There won’t be any dirty water to worry about far offshore, and the Big Jamaica from Brielle has room on trips to the jumbo sea bass wrecks that leave at 11 p.m. today and tomorrow. They’ll also be doing the same thing at 11 p.m. Thursday, Friday and Saturday nights. Call 732 528-5014 for reservations.

Gale warnings are posted through Tuesday afternoon, but the northwester will be diminishing. The forecast is for 25-30 knots  Tuesday morning before dropping off to 20-25 in the afternoon. Then it’s just west at 5-10 Wednesday and southwest 5-10 Thursday.

Better fishing weather coming

The northeaster was brutal, and it may take a couple of days with west winds for the swell to decrease and for the waters to clear. The marine forecast is for northwest 15-20 knots Monday, increasing to 20-25 in the afternoon, By Tuesday there will be gusts to 35 that should really work on the swell. Hopefully, surfcasters will be fishing Wednesday in  a west 5-10 knot breeze before it goes south at similar speeds on Wednesday.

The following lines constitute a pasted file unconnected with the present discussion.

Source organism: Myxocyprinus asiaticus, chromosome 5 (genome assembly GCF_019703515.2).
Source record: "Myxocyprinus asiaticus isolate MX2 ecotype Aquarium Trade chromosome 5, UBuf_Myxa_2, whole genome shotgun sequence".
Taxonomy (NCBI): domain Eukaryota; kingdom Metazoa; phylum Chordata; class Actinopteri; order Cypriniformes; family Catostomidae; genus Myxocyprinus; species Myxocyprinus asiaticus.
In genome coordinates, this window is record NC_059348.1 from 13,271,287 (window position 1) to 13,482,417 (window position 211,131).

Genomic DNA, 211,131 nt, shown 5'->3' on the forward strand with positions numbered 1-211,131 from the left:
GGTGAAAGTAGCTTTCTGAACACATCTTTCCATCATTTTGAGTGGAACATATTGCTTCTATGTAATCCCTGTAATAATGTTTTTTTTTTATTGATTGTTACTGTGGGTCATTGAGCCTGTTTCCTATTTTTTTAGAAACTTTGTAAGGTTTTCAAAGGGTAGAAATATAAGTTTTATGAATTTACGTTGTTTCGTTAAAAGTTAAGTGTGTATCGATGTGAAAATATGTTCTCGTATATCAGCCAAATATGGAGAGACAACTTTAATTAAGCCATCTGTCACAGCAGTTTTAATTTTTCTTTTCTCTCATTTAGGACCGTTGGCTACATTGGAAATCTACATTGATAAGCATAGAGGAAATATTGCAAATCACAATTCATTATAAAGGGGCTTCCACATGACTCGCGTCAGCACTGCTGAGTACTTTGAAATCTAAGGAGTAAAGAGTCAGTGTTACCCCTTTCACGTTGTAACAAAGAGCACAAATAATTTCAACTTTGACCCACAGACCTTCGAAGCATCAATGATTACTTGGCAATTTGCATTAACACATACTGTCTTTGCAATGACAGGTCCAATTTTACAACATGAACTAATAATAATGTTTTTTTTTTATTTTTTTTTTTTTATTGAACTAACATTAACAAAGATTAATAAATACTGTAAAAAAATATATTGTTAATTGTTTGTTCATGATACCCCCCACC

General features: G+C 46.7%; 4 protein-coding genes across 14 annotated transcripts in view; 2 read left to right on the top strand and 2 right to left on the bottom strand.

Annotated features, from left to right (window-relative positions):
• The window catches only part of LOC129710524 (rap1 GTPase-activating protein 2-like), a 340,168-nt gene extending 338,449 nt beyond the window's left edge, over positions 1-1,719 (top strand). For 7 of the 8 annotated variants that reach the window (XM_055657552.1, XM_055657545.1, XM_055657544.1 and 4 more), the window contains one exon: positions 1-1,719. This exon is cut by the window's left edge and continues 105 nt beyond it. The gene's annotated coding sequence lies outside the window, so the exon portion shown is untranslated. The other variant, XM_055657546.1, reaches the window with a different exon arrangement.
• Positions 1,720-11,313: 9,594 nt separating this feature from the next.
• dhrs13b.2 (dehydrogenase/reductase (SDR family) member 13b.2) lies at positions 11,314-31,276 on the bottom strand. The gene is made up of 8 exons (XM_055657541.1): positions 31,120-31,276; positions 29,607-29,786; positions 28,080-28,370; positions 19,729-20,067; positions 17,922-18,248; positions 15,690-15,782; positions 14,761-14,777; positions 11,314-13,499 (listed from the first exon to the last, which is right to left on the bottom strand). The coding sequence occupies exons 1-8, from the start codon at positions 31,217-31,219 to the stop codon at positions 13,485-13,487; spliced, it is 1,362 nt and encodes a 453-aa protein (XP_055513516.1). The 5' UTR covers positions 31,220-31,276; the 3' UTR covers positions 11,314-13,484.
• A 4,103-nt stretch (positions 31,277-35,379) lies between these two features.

Hunker down for northeast gale

Some surfcasters got lucky today as the northeast winds held off and the surf was generally fishable. — though that’s not likely to be the case in the gale force winds predicted for Sunday.

Jim Louro said he caught three stripers before daylight at Belmar, and Frank Manzi got one. The action died at slack water, but Manzi kept at it and eventually beached his largest bass of the fall — a 30-incher. Vinny D’Anton got there in time to catch a bass on a 6-inch Tsunami Eel.

Jerry Lasko put in a full day at Island Beach State Park and caught three stripers casting metal, while Maren Toleno released 13.

The fishing conditions were good in those areas with outer bars to break the swell, but Point Pleasant Beach didn’t look good with a big swell breaking on the beach. The northwest winds following the northeast blow should set the surf up for mid-week fishing.

It may be a lost weekend

It appears that my blog didn’t post, so I’m summarizing the bad news. We’ve already got a rough surf. and it’s due to get worse with increasing northeast winds culminating in gale warnings for Sunday morning to evening, The switch to northwest winds after that will take time to knock down and clear up the big seas for better fishing conditions in colder temperatures by the middle of next week.

There were no good reports today in a southeast wind. Jerry Lasko and Maren Toleno had been picking a few bass in Island Beach State Park early in the morning, but they caught nothing this morning.